XXI. Hush-a-Bye, Don’t You Cry

I was five months shy of my thirty fourth birthday when my step daughter committed a most heinous act against my person. I had been married to her father just over a year, she was living with her mother and though we saw each other little, we were always warm and cordial. Her parent’s divorce had been rough and siblings had been torn from each other, I was naturally much closer to her brother that lived with us but I loved her none the less. I could not understand her betrayal.

At the time it happened I was screaming for empathy. Would someone please, please take my side in this travesty? Could anyone possibly understand the ramifications of what that nineteen year old girl had done to me? I knew in some ways it was a cultural thing, a life in the South verses life as I had known it in the North. But it was wrong, very wrong, and no one could see it but me. In the audacity of her youth she had made me, at thirty three years old, one generation removed from the newest member of our family. She had given birth. She had made me the G word.

Just fourteen months later she did it again. Thank God she had her tubes tied or there would have been be no telling how many times she would have done that to me. Sure, they were cute; a girl and a boy. I spent many hours practicing my baby whisperer skills on them. If you have a child that will not go to sleep, hand them over to me. For some reason, babies and small children fall asleep in my arms quite readily. I usually tell people it’s my ample bosom acting as a live pillow, but I really think I just bore them to sleep. I can sing All the Pretty Little Horses in a flat monotone for hours.

My toughest case to date: my youngest nephew Harrison. He is the family’s only red head; a stubborn, willful child that fought sleep as hard as I rocked. I wish I had kept score for posterity but I believe I won most of the battles with Harrison and the sandman. I rocked him to age five. I’d probably still be holding his wiry, tense little body close to mine but his mother and I don’t speak anymore. Not since she sided with my Husband and told everyone that would listen about my egotistical, stupid attachment to the Boy. She washed out of my life in January and with her went her two boys and my mother. There’s a much larger story here, but I’m not sure it’s mine to tell.

Aside from performing as baby whisperer, having another generation gave me reason to start sewing again. Halloween, of course, with its Indian, clown and pilgrim costumes and pretty little dresses with smocking made for school and special occasions. In my eyes I was ridiculously young to be cast in that role but I endured. The only thing that saved my step daughter from a lifetime of scornful glances and derision from me was the fact that she gave birth to the two smartest children in the world. Never once in the past sixteen years have either one of them used the G word. Nor did they make up hideous countrified names such as Me-maw or Nan-Nan. They simply called me by my first name. If they were feeling possessive, they added my. Those are some smart kids.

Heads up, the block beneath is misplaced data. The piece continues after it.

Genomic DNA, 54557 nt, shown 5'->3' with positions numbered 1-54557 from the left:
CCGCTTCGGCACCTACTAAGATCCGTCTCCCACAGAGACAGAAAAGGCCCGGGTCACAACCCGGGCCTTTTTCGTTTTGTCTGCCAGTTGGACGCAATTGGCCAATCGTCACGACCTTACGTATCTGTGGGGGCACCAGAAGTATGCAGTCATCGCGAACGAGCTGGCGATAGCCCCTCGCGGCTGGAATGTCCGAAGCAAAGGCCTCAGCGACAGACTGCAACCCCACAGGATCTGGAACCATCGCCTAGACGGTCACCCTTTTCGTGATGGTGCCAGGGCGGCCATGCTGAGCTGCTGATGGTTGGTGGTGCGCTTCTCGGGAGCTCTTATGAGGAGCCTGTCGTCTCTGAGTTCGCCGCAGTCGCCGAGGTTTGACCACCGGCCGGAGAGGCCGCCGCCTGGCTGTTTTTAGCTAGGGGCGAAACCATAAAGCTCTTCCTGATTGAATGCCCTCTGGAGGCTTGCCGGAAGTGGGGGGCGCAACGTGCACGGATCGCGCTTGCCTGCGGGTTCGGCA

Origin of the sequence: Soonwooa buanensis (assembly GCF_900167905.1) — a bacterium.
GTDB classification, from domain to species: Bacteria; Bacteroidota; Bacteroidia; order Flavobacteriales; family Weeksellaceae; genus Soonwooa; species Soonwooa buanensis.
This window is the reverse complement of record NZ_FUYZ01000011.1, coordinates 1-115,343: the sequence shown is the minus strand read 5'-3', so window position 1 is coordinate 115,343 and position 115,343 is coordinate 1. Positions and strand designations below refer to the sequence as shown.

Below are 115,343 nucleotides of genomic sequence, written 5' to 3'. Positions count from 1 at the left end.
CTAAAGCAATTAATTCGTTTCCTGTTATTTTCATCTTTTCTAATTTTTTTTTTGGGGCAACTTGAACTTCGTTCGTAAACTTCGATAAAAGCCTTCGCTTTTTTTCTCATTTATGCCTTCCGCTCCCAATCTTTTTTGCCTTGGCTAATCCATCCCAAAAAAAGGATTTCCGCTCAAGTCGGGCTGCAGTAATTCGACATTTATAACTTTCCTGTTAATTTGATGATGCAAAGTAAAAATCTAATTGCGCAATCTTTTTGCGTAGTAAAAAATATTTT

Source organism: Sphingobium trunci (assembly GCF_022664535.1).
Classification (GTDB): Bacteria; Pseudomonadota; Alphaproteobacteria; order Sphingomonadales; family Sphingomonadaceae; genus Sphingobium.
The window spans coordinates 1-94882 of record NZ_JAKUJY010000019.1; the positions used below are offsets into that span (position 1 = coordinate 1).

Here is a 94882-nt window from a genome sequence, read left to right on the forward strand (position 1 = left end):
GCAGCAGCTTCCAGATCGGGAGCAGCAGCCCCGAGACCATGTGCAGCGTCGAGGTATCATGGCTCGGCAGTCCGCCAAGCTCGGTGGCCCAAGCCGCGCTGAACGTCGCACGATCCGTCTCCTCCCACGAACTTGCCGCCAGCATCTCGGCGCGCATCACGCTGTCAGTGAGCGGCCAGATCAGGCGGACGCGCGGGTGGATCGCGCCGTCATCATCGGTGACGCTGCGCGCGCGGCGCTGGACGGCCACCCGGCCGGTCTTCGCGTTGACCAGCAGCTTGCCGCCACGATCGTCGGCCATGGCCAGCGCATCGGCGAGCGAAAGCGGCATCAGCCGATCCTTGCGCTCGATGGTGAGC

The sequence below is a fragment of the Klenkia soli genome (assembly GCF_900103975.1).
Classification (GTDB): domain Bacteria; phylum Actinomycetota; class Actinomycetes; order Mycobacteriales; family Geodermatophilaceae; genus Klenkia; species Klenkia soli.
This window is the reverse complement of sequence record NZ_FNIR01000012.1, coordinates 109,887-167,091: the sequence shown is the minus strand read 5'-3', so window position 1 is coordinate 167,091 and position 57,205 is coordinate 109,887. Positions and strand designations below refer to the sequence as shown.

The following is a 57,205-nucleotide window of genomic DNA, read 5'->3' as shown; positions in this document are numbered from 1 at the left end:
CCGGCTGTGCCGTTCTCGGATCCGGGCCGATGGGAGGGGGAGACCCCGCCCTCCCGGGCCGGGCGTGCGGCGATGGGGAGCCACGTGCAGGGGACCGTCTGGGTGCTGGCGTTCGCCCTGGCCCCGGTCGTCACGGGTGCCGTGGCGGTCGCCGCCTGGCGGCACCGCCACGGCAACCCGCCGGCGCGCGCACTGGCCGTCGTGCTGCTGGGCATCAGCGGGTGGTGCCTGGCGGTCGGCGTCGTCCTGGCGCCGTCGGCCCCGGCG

The reason for this story: they are also being torn from me. Last summer, when I was falling in love their family was falling apart. By September, my son in law had moved out and moved on. They were a family in crisis and I was useless to them because my world was crumbling at an amazing rate. Truth be told, I had hardly seen them in the past few years even though they lived just a county away. There was strain in their house and strain in ours and it just didn’t make for happy times.

They have decided to move back to Georgia, a good ten hour ride from here. As sad as that is for me, I completely understand her reasons for going. She longs for home, for the place she comes from, for the extended family that is her blood. I can only hope that they find peace there. Sadly enough, that leaves my Husband with no one here but an estranged wife, two nearly dead dogs and a step daughter he doesn’t understand. Part of me wishes he would go back to Georgia with her. I think he would have been happier with a Georgia girl, I think this Yankee girl just couldn’t ever be called Me-maw, couldn’t ever be the wife he wanted.

I have to say that I was extremely close to my son in law. He was very young when he joined our family, just eighteen, and I became a mother to him also. Last September I had a long conversation with him as he thanked me for playing that role and gave me credit, deservedly or no, for changing his life; for getting him out of Georgia and seeing the possibilities of life in the rest of the world. I shared my story about the Boy with him, months before I told others. He understood. As much as it hurts me to see their little family torn apart, I have learned a very valuable lesson this year: judge no one. No one can see into the hearts of men and for us to be so arrogant and presume that we know what is best for others, is the height of egotism.